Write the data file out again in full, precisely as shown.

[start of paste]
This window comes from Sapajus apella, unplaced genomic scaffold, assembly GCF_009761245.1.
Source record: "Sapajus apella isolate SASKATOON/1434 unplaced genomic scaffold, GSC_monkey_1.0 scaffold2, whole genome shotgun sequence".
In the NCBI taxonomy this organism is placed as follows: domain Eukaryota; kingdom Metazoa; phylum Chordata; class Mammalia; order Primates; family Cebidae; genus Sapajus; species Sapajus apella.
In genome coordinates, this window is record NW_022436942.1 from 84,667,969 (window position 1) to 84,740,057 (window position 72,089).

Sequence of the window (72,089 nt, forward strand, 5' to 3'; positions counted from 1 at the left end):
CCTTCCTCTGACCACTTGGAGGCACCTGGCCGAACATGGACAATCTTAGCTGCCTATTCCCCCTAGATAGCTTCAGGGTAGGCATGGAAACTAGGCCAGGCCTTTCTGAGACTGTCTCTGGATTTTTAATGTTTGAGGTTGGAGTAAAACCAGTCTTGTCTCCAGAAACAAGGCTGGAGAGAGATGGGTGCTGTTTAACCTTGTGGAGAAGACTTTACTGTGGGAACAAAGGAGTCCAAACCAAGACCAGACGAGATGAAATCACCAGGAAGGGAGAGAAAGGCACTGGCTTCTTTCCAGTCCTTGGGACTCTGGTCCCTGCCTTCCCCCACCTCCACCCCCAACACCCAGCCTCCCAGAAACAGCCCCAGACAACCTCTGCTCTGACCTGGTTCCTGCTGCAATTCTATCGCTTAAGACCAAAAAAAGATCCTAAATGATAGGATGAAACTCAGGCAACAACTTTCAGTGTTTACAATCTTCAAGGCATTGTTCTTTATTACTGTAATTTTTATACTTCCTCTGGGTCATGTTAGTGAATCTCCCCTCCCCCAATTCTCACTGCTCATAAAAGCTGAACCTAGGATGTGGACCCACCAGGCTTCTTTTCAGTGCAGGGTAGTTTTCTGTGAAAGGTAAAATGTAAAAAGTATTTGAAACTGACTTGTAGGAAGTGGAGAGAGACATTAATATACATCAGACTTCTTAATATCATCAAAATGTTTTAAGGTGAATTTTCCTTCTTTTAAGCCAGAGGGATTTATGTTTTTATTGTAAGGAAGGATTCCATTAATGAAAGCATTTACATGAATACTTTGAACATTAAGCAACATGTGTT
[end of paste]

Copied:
This window comes from Sapajus apella, unplaced genomic scaffold, assembly GCF_009761245.1.
Source record: "Sapajus apella isolate SASKATOON/1434 unplaced genomic scaffold, GSC_monkey_1.0 scaffold2, whole genome shotgun sequence".
In the NCBI taxonomy this organism is placed as follows: domain Eukaryota; kingdom Metazoa; phylum Chordata; class Mammalia; order Primates; family Cebidae; genus Sapajus; species Sapajus apella.
In genome coordinates, this window is record NW_022436942.1 from 84,667,969 (window position 1) to 84,740,057 (window position 72,089).

Sequence of the window (72,089 nt, forward strand, 5' to 3'; positions counted from 1 at the left end):
CCTTCCTCTGACCACTTGGAGGCACCTGGCCGAACATGGACAATCTTAGCTGCCTATTCCCCCTAGATAGCTTCAGGGTAGGCATGGAAACTAGGCCAGGCCTTTCTGAGACTGTCTCTGGATTTTTAATGTTTGAGGTTGGAGTAAAACCAGTCTTGTCTCCAGAAACAAGGCTGGAGAGAGATGGGTGCTGTTTAACCTTGTGGAGAAGACTTTACTGTGGGAACAAAGGAGTCCAAACCAAGACCAGACGAGATGAAATCACCAGGAAGGGAGAGAAAGGCACTGGCTTCTTTCCAGTCCTTGGGACTCTGGTCCCTGCCTTCCCCCACCTCCACCCCCAACACCCAGCCTCCCAGAAACAGCCCCAGACAACCTCTGCTCTGACCTGGTTCCTGCTGCAATTCTATCGCTTAAGACCAAAAAAAGATCCTAAATGATAGGATGAAACTCAGGCAACAACTTTCAGTGTTTACAATCTTCAAGGCATTGTTCTTTATTACTGTAATTTTTATACTTCCTCTGGGTCATGTTAGTGAATCTCCCCTCCCCCAATTCTCACTGCTCATAAAAGCTGAACCTAGGATGTGGACCCACCAGGCTTCTTTTCAGTGCAGGGTAGTTTTCTGTGAAAGGTAAAATGTAAAAAGTATTTGAAACTGACTTGTAGGAAGTGGAGAGAGACATTAATATACATCAGACTTCTTAATATCATCAAAATGTTTTAAGGTGAATTTTCCTTCTTTTAAGCCAGAGGGATTTATGTTTTTATTGTAAGGAAGGATTCCATTAATGAAAGCATTTACATGAATACTTTGAACATTAAGCAACATGTGTT